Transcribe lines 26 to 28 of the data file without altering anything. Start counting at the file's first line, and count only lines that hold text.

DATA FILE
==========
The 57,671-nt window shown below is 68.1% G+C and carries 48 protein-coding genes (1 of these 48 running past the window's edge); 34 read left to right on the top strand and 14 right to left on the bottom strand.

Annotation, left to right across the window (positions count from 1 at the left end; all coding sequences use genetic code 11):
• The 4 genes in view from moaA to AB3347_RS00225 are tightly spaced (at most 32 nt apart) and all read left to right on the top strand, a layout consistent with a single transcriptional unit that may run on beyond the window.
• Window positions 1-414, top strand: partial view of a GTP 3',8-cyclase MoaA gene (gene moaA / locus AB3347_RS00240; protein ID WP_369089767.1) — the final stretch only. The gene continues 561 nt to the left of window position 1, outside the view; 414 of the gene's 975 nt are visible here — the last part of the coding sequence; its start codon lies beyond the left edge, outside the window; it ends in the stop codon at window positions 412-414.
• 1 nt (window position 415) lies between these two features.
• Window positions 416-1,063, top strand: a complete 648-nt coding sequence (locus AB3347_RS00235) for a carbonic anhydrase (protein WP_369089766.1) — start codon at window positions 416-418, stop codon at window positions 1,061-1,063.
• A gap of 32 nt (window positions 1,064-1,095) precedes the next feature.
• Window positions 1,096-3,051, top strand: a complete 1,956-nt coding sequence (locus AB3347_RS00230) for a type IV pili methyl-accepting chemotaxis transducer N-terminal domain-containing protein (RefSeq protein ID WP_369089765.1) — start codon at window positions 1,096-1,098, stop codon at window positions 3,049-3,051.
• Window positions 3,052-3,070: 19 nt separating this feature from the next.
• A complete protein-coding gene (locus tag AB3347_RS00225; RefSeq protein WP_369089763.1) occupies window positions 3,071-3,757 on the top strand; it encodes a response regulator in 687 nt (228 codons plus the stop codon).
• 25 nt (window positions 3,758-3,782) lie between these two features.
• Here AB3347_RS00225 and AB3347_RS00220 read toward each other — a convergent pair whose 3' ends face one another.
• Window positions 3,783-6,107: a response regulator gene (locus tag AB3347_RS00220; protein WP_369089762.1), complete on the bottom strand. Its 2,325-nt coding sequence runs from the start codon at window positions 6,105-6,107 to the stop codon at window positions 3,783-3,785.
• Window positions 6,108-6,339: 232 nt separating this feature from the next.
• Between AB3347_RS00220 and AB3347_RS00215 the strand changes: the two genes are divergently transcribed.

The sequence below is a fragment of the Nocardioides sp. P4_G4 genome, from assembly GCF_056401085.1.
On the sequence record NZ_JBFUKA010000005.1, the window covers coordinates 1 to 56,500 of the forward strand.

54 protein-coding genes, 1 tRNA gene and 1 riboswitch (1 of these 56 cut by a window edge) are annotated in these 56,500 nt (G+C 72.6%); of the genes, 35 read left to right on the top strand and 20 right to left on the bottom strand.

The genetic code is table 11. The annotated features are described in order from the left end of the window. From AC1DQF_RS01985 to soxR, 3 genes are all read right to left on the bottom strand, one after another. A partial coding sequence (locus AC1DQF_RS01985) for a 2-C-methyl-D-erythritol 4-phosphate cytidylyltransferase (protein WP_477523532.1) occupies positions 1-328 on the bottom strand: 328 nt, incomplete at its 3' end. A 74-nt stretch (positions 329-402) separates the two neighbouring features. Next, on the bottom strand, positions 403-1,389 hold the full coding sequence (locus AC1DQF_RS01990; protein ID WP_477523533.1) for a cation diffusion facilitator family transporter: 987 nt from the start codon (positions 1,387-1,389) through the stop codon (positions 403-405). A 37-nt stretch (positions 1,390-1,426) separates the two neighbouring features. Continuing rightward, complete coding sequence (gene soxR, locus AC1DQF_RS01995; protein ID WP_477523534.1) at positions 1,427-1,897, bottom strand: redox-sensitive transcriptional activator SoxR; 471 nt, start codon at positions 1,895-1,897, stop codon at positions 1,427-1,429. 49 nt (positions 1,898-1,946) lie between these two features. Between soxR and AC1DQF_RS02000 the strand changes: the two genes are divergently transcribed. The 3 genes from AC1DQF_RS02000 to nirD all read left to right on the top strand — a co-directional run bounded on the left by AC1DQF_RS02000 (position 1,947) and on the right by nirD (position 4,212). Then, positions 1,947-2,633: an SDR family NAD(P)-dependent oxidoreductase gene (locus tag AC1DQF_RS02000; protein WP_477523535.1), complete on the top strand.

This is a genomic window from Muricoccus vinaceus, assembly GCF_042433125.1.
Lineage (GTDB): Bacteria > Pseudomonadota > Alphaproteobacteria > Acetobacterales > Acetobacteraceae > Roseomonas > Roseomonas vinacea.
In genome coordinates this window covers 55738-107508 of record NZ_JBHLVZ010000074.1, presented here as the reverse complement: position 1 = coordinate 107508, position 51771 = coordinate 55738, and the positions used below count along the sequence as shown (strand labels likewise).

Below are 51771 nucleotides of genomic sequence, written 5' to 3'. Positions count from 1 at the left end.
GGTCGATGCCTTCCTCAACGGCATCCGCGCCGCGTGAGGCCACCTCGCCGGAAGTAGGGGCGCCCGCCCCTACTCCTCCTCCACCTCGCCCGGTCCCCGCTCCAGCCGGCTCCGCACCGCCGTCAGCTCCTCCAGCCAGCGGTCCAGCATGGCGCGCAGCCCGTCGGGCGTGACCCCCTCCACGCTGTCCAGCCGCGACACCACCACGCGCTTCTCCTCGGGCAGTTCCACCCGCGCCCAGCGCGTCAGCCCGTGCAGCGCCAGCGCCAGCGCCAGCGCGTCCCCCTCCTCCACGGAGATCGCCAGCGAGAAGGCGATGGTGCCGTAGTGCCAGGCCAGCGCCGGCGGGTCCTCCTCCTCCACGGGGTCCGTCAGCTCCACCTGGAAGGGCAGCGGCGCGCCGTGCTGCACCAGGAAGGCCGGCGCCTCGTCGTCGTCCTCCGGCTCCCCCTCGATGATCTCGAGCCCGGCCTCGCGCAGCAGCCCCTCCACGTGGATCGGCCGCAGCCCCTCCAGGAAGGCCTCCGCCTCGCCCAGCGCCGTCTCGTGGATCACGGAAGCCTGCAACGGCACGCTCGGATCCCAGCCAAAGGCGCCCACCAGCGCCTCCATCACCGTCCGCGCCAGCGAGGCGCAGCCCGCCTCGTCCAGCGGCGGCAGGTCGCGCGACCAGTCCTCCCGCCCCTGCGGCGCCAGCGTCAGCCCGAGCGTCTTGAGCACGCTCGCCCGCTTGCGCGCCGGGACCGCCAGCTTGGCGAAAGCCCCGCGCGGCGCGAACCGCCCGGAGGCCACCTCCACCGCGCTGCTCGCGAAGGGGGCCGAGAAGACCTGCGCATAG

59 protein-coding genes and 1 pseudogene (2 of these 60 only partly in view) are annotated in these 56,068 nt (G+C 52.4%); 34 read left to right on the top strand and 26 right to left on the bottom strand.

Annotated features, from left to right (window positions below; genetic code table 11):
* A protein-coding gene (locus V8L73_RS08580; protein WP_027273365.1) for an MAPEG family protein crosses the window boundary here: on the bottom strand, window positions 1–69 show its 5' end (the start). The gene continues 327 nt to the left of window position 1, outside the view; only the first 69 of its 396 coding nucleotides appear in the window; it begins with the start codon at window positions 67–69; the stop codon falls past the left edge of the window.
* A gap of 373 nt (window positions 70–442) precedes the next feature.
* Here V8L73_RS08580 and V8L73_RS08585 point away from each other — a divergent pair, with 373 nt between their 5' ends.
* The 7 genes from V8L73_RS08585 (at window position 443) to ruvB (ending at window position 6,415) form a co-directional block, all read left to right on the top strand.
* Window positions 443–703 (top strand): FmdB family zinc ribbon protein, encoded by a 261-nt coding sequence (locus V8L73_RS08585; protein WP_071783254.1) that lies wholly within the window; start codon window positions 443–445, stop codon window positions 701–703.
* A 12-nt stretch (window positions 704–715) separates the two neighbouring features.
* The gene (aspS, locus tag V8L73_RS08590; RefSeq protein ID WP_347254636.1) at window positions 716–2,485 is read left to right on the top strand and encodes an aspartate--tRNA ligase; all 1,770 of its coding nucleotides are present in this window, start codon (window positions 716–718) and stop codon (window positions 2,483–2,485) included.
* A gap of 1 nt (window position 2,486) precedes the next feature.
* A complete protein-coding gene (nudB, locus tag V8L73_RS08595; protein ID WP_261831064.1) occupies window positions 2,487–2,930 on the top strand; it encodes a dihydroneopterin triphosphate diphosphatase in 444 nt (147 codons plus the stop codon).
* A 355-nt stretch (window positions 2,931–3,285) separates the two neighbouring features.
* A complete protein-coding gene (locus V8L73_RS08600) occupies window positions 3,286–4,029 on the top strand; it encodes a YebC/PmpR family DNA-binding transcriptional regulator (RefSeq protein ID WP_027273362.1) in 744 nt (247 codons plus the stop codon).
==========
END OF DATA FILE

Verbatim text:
Annotated features, from left to right (window positions below; genetic code table 11):
* A protein-coding gene (locus V8L73_RS08580; protein WP_027273365.1) for an MAPEG family protein crosses the window boundary here: on the bottom strand, window positions 1–69 show its 5' end (the start). The gene continues 327 nt to the left of window position 1, outside the view; only the first 69 of its 396 coding nucleotides appear in the window; it begins with the start codon at window positions 67–69; the stop codon falls past the left edge of the window.
* A gap of 373 nt (window positions 70–442) precedes the next feature.